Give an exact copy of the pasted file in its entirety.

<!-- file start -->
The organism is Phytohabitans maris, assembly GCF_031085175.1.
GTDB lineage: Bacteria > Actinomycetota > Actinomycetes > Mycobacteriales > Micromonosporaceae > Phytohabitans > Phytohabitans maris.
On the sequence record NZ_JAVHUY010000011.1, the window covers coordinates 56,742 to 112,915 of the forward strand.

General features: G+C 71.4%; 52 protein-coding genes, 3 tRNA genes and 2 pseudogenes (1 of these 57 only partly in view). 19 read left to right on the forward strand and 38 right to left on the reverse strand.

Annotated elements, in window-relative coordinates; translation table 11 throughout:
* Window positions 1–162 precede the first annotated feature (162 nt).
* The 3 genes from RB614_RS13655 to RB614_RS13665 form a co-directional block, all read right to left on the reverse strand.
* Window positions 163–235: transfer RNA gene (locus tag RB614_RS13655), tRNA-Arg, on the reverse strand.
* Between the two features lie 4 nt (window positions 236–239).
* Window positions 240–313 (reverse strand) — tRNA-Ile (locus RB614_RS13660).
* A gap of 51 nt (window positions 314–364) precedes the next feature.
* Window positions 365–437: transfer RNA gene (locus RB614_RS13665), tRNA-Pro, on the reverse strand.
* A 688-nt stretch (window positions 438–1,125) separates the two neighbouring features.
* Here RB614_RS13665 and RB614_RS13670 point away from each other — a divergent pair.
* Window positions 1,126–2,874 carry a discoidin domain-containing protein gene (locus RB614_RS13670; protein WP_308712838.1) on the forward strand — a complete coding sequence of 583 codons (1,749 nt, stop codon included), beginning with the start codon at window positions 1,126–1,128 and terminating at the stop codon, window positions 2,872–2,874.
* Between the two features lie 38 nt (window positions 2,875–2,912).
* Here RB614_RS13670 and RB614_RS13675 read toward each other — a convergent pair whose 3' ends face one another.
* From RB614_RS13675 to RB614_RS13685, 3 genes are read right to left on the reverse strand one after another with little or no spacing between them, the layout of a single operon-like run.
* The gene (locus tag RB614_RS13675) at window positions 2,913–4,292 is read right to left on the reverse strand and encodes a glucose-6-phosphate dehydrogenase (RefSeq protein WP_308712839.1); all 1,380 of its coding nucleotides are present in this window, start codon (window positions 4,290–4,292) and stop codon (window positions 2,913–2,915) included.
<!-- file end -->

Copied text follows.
The organism is Phytohabitans maris, assembly GCF_031085175.1.
GTDB lineage: Bacteria > Actinomycetota > Actinomycetes > Mycobacteriales > Micromonosporaceae > Phytohabitans > Phytohabitans maris.
On the sequence record NZ_JAVHUY010000011.1, the window covers coordinates 56,742 to 112,915 of the forward strand.

General features: G+C 71.4%; 52 protein-coding genes, 3 tRNA genes and 2 pseudogenes (1 of these 57 only partly in view). 19 read left to right on the forward strand and 38 right to left on the reverse strand.

Annotated elements, in window-relative coordinates; translation table 11 throughout:
* Window positions 1–162 precede the first annotated feature (162 nt).
* The 3 genes from RB614_RS13655 to RB614_RS13665 form a co-directional block, all read right to left on the reverse strand.
* Window positions 163–235: transfer RNA gene (locus tag RB614_RS13655), tRNA-Arg, on the reverse strand.
* Between the two features lie 4 nt (window positions 236–239).
* Window positions 240–313 (reverse strand) — tRNA-Ile (locus RB614_RS13660).
* A gap of 51 nt (window positions 314–364) precedes the next feature.
* Window positions 365–437: transfer RNA gene (locus RB614_RS13665), tRNA-Pro, on the reverse strand.
* A 688-nt stretch (window positions 438–1,125) separates the two neighbouring features.
* Here RB614_RS13665 and RB614_RS13670 point away from each other — a divergent pair.
* Window positions 1,126–2,874 carry a discoidin domain-containing protein gene (locus RB614_RS13670; protein WP_308712838.1) on the forward strand — a complete coding sequence of 583 codons (1,749 nt, stop codon included), beginning with the start codon at window positions 1,126–1,128 and terminating at the stop codon, window positions 2,872–2,874.
* Between the two features lie 38 nt (window positions 2,875–2,912).
* Here RB614_RS13670 and RB614_RS13675 read toward each other — a convergent pair whose 3' ends face one another.
* From RB614_RS13675 to RB614_RS13685, 3 genes are read right to left on the reverse strand one after another with little or no spacing between them, the layout of a single operon-like run.
* The gene (locus tag RB614_RS13675) at window positions 2,913–4,292 is read right to left on the reverse strand and encodes a glucose-6-phosphate dehydrogenase (RefSeq protein WP_308712839.1); all 1,380 of its coding nucleotides are present in this window, start codon (window positions 4,290–4,292) and stop codon (window positions 2,913–2,915) included.